A lot of people come over here with the impression that English food consists of grease, fat and more grease. This is not the case and you can find pretty much any kind of cuisine throughout the country, from deep fried Mars bars in Scotland to Cornish Cream Teas!
Mealtimes in Britain are quite varied. Breakfast is normally the first meal of the day, which is eaten before going to work or class. Most people tend to eat a light breakfast, consisting of cereal or toast. Alternatively, if you are feeling adventurous you could try a “full English” The definition of a full English breakfast varies from where you come from but includes something along the lines of sausages, bacon, eggs (normally fried) mushrooms, baked beans and tomatoes, plus toast and tea.
You may also find people adding black pudding, hash browns or fried bread, depending on where they come from. Traditionally the Brits take a tea break, called elevenses, at around 11.00am. They would normally have a cup of tea and a biscuit. Lunchtime is anywhere between 12 and 2. Most people will eat a sandwich. Popular fillingsinclude cheese and pickle, ham, egg mayonnaise, tuna and chicken. Some people go to the pub for a pub lunch.
You can find things such as a ploughman’s, or a soup and a sandwich. At the weekend, particularly on a Sunday people will have a Sunday lunch, where they sit down together as a family. Normally they would have a joint of meat, with potatoes and veg. The sauce is very important. Most meats are served with gravy, but lamb is often served with mint sauce, beef with horseradish sauce, and turkey with cranberry. In the early afternoon people sometimes have tea, which is usually between about 3 and 5pm. People may drink tea, and often eat biscuits cakes or savoury foods such as sandwiches, crumpets, English muffins or tea-cakes. Occasionally people may have a full afternoon tea or a cream tea, which includes a scone with jam and cream as well as a selection of sandwiches and cakes. If you want to have a traditional English tea when you are in the UK then somewhere like Claridges serve an excellent spread. For a budget version of afternoon tea try Bea’s of Bloomsbury and if you really want something different then try the Pret a Portea at the Berkley. Miu Miu biscuits, and Gucci cakes anyone?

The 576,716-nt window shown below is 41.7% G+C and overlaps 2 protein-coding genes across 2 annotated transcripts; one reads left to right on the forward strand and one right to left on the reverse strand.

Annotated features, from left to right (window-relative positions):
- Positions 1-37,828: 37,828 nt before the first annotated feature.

Dinner is eaten anytime between 6 and 8.00pm. Traditionally the meal would consist of meat and 2 veg. Now Britain has very varied taste, and many people eat in front of the TV, or get a take-away. One of Britain’s most popular dish is curry. Dinner is sometimes followed by dessert, or pudding, which would be something sweet such as trifle or ice-cream. Eating out can be a little expensive, and you might want to consider using a supermarket to buy basic provisions. For vegetarians – most food in restaurants as well as supermarkets is clearly labelled as to whether or not it is safe for vegetarian consumption. There are a number of discount cards you can obtain which give you special rates and discounts on eating out including the Tastecard which comes highly recommended.
Some of the major supermarkets are listed below:
Tesco– is the UK’s largest retailer. They offer an excellent online delivery service if you are looking to order in bulk. You can often find money-off vouchers in-store, or online if you type in “Tesco online discount” They are very reasonably priced, and often have special offers that change on a weekly basis.
Sainsbury’s – is very similar to Tesco, although they can sometimes be slightly more expensive. The prices in smaller stores can be lot higher than in Tesco.